The Messed Up Truth About Being A Performer At Woodstock

The Woodstock Music Festival, held in August 1969, was one of the most iconic events of the '60s. Originally advertised as "3 Days of Peace and Music," the Woodstock festival has far outlived anything its founders could have imagined five decades later. Its story has been told so many times that it's now practically public domain.

As History explains, coming off the heels of the successful Miami Music Festival the year prior, Michael Lang, John Roberts, Joel Rosenman, and Artie Kornfeld together came up with the Woodstock Music Festival to be held in Woodstock in upstate New York. Though only 50,000 fans were supposed to show up, soon nearly half-a-million hippies were clogging the arteries of the New York highway system, causing one of the most memorable traffic jams of all time. What followed was three-and-a-half days of music, unity, and quite a bit of chaos.

Even the performers at Woodstock were not insulated from the debauchery. From scheduling problems to cash flow issues and a lack of transportation, it was a miracle the festival even went on at all. But luckily, it did, and the stage was graced by some of the biggest legends in rock 'n' roll history, like Jimi Hendrix, The Who, and Carlos Santana. This is the messed up truth about being a performer at Woodstock.

Performers didn't know where Woodstock would be held until the last minute

Even before Woodstock started, chaos abounded the organizers and potential performers. According to festival organizer Michael Lang in "Woodstock: The Oral History," he and his associates (pictured above) were set on holding a festival in upstate New York in the town of Woodstock. Yet, they still needed to find someone with a place there to actually host the festival, which proved to be easier said than done.

Immediately, there was opposition among the large landowners in Woodstock about letting their land be used for a festival. Lang's associates once found a site they deemed suitable, but he shut them down after surveying the area and not liking the vibes. Bands like Creedence Clearwater Revival, Canned Heat, and Jefferson Airplane had signed contracts with the festival organizers by the end of April (via Kevin Hillstrom's "Defining Moments: Woodstock"). Yet, they had no idea where the actual music festival was going to be held.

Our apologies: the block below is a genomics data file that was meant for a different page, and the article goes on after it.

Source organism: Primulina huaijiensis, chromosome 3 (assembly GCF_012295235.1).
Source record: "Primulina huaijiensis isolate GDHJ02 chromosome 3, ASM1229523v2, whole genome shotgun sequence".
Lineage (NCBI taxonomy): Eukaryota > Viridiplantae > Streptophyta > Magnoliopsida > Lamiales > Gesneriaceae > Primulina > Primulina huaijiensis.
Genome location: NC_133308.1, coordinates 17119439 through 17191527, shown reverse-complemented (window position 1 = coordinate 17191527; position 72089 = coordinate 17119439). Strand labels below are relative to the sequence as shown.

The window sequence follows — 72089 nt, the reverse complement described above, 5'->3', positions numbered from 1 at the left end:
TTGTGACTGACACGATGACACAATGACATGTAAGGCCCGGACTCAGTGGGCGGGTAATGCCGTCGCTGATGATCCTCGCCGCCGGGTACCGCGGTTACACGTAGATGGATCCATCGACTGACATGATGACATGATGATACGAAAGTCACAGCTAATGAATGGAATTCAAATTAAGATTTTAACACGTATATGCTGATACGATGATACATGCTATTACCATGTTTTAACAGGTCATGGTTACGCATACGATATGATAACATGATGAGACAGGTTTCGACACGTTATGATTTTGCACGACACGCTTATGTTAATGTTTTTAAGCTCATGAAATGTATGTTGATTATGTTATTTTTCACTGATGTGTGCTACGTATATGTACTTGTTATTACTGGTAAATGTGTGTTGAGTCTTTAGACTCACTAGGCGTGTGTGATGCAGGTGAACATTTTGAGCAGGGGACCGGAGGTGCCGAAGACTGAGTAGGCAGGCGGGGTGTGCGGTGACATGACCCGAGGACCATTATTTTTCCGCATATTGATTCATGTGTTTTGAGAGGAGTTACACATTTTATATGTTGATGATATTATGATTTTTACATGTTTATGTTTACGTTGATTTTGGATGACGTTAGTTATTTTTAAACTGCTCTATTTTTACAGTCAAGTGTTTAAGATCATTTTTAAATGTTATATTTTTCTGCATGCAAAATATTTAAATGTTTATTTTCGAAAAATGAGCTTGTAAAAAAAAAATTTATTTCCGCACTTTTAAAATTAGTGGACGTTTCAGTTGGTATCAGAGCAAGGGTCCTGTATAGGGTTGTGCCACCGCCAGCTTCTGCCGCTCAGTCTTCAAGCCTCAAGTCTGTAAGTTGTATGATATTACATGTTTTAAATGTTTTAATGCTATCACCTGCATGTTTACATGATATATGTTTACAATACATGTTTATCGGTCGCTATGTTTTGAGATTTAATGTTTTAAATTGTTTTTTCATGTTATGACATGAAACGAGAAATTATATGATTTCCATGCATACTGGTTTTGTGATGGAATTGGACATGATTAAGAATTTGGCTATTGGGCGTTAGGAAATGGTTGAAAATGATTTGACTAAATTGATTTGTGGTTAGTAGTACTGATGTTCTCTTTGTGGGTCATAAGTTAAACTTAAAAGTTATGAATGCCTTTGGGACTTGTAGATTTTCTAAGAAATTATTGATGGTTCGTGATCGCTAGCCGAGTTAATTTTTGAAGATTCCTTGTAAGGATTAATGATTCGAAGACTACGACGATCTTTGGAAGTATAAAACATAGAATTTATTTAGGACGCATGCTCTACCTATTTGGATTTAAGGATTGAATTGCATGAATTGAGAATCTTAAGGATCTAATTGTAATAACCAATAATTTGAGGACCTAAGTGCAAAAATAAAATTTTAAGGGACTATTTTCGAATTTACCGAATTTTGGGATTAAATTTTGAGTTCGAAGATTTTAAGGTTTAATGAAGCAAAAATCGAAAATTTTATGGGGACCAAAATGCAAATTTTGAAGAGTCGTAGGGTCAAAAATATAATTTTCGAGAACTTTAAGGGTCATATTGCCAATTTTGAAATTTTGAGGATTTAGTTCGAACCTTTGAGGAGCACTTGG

Lang and the rest of the organizers finally secured the now-famous site on Max Yasgur's dairy farm less than a month before the festival was set to start. This gave the performers and their management very little time to set up arrangements for things like accommodations and flights. Some performers like Tommy James even backed out when they heard the festival was going to be hosted at Yasgur's "pig" farm, a choice they soon regretted (via Kyle Meredith).

It was an adventure just to make it there

For many of the performers at Woodstock, the chaos of the event started right from the beginning. As Kevin Hillstrom explains in "Defining Moments: Woodstock," the massive traffic jams that snarled the highways getting to the Woodstock site were also a huge hindrance for the performers. The festival was scheduled to kick off on Friday, but starting on Thursday, hundreds of thousands of concertgoers started arriving in and around Woodstock. Barely any of the musicians were actually able to get to the site grounds before the festival started.

Locked in at hotels and motels with the highways basically shut down, the majority of the scheduled performers had virtually no way to get to Woodstock. With time running out as the festival crowds started to pile up, one can only imagine the perfuse sweat that organizer Michael Lang must have worked up worrying that the bands would not be able to arrive and perform.

However, in the end, the Woodstock organizers were able to save the day. Realizing that trying to drive on the highways was impossible, the organizers arranged for helicopters to fly the musicians from their lodgings directly to the festival. Though there were still massive scheduling issues, at least the bands had a way to arrive — even if some were very late.

Scheduling Woodstock performers was rough

The massive traffic jams that prevented performers from making it to Woodstock on time made a complete mockery of the originally planned scheduling. The scheduled opening act and their equipment were delayed and didn't arrive on time, so a new act had to be put in their place, which led to a late start (per Kevin Hillstrom's "Defining Moments: Woodstock").

To make matters worse, the weather added to the difficulties the traffic presented. Rainstorms saturated the area over the weekend, causing abbreviated and delayed performances. Some bands backed out of playing altogether due to the bad weather, causing last-second replacements to be slotted in where needed. On the second day of the festival, the lack of bands onsite forced the organizers to add even more people to the lineup, and they also had some of the Sunday performers play on Saturday, too.

The biggest tragedy of the bad scheduling, however, happened to Jimi Hendrix's "Gypsy Sun and Rainbows." Even though the festival was supposed to conclude on Sunday night, scheduling delays pushed things so far back that Hendrix did not come on stage until 9:00 a.m. the following morning. As a result, many of the attendees were too tired to stay for his set or thought the festival had ended the night prior (per John McDermott's "Hendrix: Setting the Record Straight"). Of the nearly 450,000 Woodstock attendees, just over 20,000 saw Hendrix perform due to poor scheduling.

Richie Havens saved the day

One of the most memorable acts to perform at Woodstock was Richie Havens. Havens, a black folksinger, opened the Woodstock festivities with one of the best sets of the entire weekend, punctuated by his incredible performance of the song "Freedom." However, Havens actually wasn't supposed to open Woodstock at all. Originally, Michael Lang had scheduled the band Sweetwater as the festival's opening act (via Kevin Hillstrom's "Defining Moments: Woodstock"). But when they were not able to arrive on time, Lang instead turned to Havens to get things started.